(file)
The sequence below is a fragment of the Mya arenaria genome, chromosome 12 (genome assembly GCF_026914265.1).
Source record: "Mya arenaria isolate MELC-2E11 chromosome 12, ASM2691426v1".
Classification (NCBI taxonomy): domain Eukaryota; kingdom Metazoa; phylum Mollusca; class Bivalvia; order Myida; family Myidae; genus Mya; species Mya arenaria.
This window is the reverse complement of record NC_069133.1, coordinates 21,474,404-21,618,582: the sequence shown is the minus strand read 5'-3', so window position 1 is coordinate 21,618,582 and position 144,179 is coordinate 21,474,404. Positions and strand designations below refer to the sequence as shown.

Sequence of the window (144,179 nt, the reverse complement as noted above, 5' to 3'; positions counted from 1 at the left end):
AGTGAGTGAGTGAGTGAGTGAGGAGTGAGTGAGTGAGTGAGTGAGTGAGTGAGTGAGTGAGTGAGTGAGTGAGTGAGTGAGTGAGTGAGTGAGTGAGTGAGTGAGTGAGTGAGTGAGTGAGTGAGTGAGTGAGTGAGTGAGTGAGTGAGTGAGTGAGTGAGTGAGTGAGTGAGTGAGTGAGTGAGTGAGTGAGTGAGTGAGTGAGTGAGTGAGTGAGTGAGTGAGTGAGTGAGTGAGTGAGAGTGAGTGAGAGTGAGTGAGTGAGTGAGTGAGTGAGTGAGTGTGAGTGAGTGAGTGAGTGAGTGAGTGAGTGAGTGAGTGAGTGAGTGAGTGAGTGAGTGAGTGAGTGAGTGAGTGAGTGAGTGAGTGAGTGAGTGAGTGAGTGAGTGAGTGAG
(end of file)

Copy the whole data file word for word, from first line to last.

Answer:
The sequence below is a fragment of the Mya arenaria genome, chromosome 12 (genome assembly GCF_026914265.1).
Source record: "Mya arenaria isolate MELC-2E11 chromosome 12, ASM2691426v1".
Classification (NCBI taxonomy): domain Eukaryota; kingdom Metazoa; phylum Mollusca; class Bivalvia; order Myida; family Myidae; genus Mya; species Mya arenaria.
This window is the reverse complement of record NC_069133.1, coordinates 21,474,404-21,618,582: the sequence shown is the minus strand read 5'-3', so window position 1 is coordinate 21,618,582 and position 144,179 is coordinate 21,474,404. Positions and strand designations below refer to the sequence as shown.

Sequence of the window (144,179 nt, the reverse complement as noted above, 5' to 3'; positions counted from 1 at the left end):
AGTGAGTGAGTGAGTGAGTGAGGAGTGAGTGAGTGAGTGAGTGAGTGAGTGAGTGAGTGAGTGAGTGAGTGAGTGAGTGAGTGAGTGAGTGAGTGAGTGAGTGAGTGAGTGAGTGAGTGAGTGAGTGAGTGAGTGAGTGAGTGAGTGAGTGAGTGAGTGAGTGAGTGAGTGAGTGAGTGAGTGAGTGAGTGAGTGAGTGAGTGAGTGAGTGAGTGAGTGAGTGAGTGAGTGAGTGAGTGAGAGTGAGTGAGAGTGAGTGAGTGAGTGAGTGAGTGAGTGAGTGTGAGTGAGTGAGTGAGTGAGTGAGTGAGTGAGTGAGTGAGTGAGTGAGTGAGTGAGTGAGTGAGTGAGTGAGTGAGTGAGTGAGTGAGTGAGTGAGTGAGTGAGTGAGTGAG